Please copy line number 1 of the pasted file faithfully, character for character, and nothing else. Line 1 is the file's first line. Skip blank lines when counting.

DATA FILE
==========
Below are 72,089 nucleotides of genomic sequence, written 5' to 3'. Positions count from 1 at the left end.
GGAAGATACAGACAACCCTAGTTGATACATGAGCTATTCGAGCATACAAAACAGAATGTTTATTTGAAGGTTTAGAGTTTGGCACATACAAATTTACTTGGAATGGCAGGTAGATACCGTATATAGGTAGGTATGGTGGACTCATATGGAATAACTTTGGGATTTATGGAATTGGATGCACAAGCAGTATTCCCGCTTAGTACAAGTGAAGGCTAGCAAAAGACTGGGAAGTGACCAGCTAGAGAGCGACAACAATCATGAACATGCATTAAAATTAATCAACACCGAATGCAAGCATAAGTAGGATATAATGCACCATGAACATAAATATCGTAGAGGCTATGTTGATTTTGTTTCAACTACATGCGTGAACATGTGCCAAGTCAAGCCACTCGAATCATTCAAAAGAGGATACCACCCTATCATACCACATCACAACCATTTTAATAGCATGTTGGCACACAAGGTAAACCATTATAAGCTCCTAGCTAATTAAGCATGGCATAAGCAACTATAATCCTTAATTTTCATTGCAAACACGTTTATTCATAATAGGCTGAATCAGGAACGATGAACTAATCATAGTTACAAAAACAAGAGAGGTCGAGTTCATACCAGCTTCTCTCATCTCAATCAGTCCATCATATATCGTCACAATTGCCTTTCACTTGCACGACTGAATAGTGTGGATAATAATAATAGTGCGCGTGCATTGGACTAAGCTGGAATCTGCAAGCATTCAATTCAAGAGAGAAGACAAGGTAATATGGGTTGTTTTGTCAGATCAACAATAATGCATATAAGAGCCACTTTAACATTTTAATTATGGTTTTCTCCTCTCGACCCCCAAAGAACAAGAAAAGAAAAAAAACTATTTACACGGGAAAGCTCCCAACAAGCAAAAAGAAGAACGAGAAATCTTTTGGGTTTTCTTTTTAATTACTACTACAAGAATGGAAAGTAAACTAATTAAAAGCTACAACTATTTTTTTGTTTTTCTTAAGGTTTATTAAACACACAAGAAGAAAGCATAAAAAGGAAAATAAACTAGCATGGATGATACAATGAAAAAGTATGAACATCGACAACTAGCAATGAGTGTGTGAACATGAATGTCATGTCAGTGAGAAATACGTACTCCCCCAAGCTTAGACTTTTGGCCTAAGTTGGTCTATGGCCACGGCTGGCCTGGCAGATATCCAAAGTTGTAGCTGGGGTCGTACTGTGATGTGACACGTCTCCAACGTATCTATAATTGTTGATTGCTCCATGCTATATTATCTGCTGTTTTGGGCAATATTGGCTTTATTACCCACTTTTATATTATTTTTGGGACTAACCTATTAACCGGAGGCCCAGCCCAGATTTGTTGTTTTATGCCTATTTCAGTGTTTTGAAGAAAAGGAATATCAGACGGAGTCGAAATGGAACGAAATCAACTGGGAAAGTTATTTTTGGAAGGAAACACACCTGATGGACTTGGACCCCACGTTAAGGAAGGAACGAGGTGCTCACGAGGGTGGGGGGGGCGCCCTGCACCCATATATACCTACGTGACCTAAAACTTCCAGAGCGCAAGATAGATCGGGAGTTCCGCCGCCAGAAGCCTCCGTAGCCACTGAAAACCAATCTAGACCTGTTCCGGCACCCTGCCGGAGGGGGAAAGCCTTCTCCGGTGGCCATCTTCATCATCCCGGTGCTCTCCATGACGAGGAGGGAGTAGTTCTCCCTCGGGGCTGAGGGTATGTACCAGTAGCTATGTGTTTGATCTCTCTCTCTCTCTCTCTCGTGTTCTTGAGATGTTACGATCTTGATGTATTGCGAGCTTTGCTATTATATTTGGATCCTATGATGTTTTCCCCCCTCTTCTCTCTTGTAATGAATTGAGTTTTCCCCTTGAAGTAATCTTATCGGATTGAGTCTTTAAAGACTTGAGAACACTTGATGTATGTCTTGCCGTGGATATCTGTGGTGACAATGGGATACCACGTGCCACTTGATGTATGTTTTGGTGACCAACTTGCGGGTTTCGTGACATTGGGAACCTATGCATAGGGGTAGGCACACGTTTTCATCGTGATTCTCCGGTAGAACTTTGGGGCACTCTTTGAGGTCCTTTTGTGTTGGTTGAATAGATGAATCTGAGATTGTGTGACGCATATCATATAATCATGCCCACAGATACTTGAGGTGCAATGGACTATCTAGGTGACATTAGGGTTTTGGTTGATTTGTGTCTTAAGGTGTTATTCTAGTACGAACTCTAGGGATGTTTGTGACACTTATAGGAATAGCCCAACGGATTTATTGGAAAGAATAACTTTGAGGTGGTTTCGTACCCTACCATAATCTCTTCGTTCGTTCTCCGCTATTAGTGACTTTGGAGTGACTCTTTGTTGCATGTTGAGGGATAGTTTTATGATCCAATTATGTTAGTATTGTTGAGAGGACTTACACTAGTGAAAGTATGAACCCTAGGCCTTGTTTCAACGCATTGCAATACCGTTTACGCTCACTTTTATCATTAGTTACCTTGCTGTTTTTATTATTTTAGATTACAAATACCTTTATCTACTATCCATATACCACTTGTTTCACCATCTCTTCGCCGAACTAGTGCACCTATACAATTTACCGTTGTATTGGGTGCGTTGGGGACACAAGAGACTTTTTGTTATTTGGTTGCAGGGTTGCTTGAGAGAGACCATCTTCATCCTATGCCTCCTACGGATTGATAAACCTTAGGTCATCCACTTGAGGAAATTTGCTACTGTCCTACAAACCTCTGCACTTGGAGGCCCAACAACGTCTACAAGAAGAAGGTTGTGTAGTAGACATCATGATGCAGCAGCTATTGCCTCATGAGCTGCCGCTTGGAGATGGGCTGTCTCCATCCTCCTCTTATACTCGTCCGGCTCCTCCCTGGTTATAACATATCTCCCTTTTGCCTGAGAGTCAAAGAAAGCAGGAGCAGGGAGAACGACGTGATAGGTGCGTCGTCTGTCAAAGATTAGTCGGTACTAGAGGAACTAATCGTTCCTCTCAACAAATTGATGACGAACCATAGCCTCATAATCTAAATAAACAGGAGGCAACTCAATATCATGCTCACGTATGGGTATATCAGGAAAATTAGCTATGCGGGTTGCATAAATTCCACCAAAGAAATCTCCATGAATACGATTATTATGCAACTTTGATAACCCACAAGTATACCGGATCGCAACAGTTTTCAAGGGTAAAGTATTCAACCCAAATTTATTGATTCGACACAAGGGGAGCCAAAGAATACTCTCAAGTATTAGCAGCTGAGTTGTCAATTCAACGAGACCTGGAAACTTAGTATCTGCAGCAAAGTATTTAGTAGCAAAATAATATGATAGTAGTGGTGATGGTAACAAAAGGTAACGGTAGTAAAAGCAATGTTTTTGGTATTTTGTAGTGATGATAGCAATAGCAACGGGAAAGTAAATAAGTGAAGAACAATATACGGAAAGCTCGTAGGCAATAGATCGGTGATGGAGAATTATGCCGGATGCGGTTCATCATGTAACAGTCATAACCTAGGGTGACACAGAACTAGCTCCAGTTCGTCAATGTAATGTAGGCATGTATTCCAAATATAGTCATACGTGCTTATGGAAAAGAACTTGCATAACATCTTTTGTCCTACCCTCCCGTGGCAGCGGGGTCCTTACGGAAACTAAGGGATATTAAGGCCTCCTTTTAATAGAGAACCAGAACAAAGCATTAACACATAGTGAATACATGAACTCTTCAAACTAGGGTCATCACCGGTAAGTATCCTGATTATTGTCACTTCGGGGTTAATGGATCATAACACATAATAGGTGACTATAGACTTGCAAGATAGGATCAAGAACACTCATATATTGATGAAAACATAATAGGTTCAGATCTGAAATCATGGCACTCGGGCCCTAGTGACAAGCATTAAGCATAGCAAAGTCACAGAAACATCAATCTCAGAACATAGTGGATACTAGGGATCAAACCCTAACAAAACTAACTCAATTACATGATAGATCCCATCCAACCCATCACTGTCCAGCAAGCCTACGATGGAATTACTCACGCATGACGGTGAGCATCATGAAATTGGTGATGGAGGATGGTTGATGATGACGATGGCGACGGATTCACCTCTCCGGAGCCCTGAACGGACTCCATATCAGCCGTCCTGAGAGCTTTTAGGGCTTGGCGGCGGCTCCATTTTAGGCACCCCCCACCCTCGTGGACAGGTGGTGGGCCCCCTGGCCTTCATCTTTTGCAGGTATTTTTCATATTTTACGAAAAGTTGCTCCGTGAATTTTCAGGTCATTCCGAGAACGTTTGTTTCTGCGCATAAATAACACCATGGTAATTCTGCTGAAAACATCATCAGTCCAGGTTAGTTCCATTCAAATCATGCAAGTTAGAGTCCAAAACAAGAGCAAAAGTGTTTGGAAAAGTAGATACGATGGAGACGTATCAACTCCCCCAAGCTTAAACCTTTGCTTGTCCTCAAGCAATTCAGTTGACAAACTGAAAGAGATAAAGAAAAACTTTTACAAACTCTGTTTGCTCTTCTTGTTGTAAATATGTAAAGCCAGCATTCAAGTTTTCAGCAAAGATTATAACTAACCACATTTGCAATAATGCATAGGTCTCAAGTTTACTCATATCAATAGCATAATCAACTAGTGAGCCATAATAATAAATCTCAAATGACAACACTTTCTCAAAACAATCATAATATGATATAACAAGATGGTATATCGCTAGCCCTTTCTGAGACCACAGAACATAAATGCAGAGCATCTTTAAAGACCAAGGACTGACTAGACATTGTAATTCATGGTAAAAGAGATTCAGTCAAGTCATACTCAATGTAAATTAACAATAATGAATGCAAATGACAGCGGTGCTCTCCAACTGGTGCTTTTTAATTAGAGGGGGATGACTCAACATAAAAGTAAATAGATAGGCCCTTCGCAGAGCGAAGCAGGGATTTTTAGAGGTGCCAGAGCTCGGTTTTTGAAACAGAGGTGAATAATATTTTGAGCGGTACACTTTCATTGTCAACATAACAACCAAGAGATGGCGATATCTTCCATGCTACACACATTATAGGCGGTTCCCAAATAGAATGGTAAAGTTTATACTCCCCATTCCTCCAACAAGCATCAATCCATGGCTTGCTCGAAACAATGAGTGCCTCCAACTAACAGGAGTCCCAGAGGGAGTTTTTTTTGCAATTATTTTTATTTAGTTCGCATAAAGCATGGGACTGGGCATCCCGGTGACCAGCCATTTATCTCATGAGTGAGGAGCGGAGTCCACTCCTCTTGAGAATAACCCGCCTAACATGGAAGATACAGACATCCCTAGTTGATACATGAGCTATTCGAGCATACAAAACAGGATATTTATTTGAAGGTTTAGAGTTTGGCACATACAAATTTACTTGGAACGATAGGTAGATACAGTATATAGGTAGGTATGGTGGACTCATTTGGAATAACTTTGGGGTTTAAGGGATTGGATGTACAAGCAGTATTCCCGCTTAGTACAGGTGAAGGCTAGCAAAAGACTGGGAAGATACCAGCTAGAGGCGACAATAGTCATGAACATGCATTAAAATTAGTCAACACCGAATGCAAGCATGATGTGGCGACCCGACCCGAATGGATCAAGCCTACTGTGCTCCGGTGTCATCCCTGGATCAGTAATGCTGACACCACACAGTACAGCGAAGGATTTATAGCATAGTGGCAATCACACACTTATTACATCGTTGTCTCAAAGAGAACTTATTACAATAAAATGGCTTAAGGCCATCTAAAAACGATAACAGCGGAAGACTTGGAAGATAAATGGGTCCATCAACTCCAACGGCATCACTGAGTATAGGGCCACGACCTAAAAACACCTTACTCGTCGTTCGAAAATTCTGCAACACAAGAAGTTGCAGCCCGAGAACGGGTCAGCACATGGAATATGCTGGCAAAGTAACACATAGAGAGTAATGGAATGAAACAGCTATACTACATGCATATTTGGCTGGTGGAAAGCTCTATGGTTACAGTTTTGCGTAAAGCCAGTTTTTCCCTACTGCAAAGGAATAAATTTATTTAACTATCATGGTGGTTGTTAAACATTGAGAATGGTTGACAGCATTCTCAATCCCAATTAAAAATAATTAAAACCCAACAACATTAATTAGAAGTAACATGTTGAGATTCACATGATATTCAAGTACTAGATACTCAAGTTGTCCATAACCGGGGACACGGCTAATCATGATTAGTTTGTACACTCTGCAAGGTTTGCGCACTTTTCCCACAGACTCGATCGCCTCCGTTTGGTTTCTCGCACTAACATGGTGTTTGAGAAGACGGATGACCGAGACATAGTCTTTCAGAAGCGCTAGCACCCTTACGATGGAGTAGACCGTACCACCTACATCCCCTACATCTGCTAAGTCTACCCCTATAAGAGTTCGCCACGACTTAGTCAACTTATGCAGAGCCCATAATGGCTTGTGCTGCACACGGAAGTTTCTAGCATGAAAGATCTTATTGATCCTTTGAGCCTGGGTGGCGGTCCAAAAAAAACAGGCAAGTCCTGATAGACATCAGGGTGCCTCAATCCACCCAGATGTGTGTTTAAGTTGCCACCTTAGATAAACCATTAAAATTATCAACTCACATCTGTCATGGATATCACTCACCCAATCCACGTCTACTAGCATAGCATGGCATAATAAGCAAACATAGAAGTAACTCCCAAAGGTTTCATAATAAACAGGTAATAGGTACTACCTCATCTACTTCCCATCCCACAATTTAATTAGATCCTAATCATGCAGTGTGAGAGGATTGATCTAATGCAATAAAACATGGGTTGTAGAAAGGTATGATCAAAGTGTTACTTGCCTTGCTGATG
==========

Below are 72,089 nucleotides of genomic sequence, written 5' to 3'. Positions count from 1 at the left end.